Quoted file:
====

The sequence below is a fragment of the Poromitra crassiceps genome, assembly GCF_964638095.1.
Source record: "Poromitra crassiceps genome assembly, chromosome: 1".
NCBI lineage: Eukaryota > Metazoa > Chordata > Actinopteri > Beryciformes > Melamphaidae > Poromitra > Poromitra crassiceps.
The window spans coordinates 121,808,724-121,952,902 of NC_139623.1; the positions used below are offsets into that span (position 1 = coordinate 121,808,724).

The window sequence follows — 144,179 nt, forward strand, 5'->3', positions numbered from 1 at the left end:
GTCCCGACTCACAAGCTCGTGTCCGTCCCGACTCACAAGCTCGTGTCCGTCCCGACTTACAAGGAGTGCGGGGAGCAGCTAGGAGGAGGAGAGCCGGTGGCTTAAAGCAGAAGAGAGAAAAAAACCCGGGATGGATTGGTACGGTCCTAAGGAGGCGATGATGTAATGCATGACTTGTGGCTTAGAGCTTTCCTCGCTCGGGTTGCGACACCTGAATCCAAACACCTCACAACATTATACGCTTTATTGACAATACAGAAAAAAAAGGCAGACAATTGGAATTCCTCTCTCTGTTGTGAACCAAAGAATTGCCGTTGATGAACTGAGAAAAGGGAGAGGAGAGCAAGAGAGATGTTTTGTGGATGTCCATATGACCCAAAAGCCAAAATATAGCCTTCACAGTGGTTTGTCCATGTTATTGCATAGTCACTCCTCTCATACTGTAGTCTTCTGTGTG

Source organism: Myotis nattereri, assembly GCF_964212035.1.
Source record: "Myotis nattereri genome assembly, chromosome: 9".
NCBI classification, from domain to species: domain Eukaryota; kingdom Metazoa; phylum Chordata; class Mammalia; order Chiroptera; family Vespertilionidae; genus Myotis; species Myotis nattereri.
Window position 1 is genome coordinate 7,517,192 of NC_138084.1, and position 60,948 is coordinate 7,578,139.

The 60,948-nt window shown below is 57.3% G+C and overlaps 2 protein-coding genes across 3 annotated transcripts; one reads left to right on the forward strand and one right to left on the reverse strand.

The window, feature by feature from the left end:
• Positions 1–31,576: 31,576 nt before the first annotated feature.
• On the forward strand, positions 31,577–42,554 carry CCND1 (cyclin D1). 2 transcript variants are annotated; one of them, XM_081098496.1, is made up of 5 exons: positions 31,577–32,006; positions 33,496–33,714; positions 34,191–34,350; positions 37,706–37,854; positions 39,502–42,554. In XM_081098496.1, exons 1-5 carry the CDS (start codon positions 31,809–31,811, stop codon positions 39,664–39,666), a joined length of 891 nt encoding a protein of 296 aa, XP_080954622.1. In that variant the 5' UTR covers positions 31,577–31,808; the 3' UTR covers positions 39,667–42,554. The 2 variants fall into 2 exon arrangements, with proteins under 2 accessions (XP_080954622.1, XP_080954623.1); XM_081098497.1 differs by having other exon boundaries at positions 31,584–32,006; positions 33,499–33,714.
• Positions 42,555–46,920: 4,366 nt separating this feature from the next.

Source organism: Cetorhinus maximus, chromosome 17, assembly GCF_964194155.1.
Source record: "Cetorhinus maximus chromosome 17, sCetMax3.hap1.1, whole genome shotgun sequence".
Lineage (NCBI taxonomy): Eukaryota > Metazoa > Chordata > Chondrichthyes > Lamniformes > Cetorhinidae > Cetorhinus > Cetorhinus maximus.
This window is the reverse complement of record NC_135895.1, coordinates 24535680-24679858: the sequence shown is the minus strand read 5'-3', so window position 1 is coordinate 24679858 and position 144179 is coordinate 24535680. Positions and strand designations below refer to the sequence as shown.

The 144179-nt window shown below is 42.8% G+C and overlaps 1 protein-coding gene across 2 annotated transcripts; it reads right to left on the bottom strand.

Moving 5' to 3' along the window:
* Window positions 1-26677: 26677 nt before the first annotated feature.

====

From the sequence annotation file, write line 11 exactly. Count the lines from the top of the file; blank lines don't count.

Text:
The 60,948-nt window shown below is 57.3% G+C and overlaps 2 protein-coding genes across 3 annotated transcripts; one reads left to right on the forward strand and one right to left on the reverse strand.